The results will appear in the SPSS Output Viewer. The ** Crosstabulation** table provides the observed count and expected count for the groups in relation to each categorical variable. Similar to the clustered bar chart discussed earlier, these observed and expected counts should give you an intuitive perspective as to whether an association is likely (or not likely) to exist.

In our example, for the males we observed a 14 to 7 (No/Yes) split, and we should have achieved a 11 to 11 split; we are roughly 3 (No) and 4 (Yes) participants out of balance from our expected split. For the females we observed a 5 to 12 (No/Yes) split, and we should have achieved a 9 to 9 split; we are roughly 4 (No) and 3 (yes) participants out of balance from our expected split.

The ** Chi-Square Tests** table provides the test metrics -- Pearson Chi-Square statistic and the p-value. Here in our example we have a reasonable strong Pearson test statistics (5.216) and a p-value (0.022) which is below the critical alpha level, and therefore indicating a statistically significant result.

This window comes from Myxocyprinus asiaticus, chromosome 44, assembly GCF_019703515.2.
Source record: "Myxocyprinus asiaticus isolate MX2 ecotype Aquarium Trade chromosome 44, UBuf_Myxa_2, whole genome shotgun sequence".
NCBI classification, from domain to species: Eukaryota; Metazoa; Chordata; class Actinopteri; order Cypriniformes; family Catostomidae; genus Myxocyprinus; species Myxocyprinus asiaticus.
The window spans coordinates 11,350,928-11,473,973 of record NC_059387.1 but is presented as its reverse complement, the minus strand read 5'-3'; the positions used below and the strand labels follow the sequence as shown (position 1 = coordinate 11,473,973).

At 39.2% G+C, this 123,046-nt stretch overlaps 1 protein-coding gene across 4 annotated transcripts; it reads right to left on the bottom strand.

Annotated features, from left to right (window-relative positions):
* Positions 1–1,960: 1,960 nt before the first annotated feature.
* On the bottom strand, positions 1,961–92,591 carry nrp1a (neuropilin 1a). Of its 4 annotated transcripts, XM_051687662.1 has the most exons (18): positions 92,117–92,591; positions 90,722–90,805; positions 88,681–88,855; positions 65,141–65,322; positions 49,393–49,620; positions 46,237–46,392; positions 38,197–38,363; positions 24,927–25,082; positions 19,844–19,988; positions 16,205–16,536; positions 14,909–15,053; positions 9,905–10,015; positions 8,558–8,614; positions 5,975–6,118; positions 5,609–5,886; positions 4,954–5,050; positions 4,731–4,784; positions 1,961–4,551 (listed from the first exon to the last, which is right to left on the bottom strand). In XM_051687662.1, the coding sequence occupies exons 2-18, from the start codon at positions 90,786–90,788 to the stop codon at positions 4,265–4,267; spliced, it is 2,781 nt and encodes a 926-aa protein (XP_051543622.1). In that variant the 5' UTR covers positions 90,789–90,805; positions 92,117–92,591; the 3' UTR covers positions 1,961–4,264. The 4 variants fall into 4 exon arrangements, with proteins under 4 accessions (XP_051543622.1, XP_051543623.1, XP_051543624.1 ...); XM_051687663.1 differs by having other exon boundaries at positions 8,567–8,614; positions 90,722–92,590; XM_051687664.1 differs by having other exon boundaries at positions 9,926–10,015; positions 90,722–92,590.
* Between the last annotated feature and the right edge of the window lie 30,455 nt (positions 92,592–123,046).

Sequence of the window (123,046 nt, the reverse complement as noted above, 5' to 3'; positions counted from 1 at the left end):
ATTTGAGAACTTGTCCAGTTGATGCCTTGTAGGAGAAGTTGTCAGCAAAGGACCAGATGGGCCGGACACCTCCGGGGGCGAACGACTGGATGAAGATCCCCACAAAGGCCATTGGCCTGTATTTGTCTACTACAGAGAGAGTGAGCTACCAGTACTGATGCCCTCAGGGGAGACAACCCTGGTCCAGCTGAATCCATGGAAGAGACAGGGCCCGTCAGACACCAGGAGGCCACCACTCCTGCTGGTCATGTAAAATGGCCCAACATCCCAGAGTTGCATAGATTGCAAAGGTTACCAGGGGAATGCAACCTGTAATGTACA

In your write-up you should quote both these metrics as evidence that there is a statistically significant association between males who are more likely to answer No to the question if better lighting would improve safety, while females are more likely to answer Yes to this same question.

Happiness... you should now understand how to perform the Chi-Square Test for Independence in SPSS and how to interpret the result. However, if you want to explore further, here are two sites:

- how2stats (External videos)This YouTube channel host various video guides for statistic metrics and analysis tests using SPSS.

By the end you should be able to:

--Understand statistical metrics and what they measure

--Know how to run various statistical tests

--Read and interrupt the SPSS results

- SPSS Tutorials (External website)Useful SPSS guides, videos, and quizzes from Loughborough and Coventry Universities.

By the end you should be able to:

--Understand statistical metrics and what they measure

--Know how to run various statistical tests

--Read and interrupt the SPSS results